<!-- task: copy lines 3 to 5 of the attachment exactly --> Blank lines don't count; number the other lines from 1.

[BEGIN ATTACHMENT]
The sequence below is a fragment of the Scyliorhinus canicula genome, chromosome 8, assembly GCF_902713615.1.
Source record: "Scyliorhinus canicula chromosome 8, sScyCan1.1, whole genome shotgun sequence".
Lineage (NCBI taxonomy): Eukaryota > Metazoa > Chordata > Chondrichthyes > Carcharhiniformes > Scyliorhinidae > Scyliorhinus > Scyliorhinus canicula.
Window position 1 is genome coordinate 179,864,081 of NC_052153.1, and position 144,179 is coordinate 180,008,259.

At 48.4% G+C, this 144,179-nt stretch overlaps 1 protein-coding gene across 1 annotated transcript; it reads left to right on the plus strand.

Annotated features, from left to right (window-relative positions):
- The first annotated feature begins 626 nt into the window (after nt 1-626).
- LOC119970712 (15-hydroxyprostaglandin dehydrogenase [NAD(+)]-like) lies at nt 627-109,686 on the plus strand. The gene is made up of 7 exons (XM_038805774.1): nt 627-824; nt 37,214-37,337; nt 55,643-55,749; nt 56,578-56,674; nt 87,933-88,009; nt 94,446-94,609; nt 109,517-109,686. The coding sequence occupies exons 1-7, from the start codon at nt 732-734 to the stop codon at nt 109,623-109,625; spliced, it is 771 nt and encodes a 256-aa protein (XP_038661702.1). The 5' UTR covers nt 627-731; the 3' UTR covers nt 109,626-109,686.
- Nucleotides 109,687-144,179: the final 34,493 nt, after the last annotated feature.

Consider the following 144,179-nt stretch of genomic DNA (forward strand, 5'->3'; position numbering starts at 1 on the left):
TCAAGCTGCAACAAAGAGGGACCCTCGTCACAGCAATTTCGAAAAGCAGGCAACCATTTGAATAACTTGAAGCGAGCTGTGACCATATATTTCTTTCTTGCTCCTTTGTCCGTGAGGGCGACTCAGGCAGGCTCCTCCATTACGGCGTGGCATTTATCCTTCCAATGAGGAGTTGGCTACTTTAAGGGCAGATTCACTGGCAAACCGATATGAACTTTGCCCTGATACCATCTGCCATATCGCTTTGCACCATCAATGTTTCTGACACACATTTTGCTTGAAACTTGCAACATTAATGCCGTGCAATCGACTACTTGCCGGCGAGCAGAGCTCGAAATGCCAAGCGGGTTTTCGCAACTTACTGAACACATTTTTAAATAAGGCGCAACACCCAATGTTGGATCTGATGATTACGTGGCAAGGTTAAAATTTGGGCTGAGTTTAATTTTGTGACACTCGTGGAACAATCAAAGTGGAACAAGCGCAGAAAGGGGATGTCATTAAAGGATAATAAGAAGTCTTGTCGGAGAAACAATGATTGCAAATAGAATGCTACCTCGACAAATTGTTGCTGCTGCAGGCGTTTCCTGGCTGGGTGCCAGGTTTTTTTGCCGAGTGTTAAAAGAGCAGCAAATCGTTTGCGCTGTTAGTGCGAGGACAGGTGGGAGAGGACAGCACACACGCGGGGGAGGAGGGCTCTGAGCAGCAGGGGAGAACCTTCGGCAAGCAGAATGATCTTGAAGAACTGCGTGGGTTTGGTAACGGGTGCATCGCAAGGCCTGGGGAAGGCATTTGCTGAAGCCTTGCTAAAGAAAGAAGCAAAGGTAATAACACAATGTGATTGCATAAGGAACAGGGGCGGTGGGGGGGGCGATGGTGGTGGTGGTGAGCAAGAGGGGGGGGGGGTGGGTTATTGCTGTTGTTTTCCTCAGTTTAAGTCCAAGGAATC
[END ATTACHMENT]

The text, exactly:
Lineage (NCBI taxonomy): Eukaryota > Metazoa > Chordata > Chondrichthyes > Carcharhiniformes > Scyliorhinidae > Scyliorhinus > Scyliorhinus canicula.
Window position 1 is genome coordinate 179,864,081 of NC_052153.1, and position 144,179 is coordinate 180,008,259.

At 48.4% G+C, this 144,179-nt stretch overlaps 1 protein-coding gene across 1 annotated transcript; it reads left to right on the plus strand.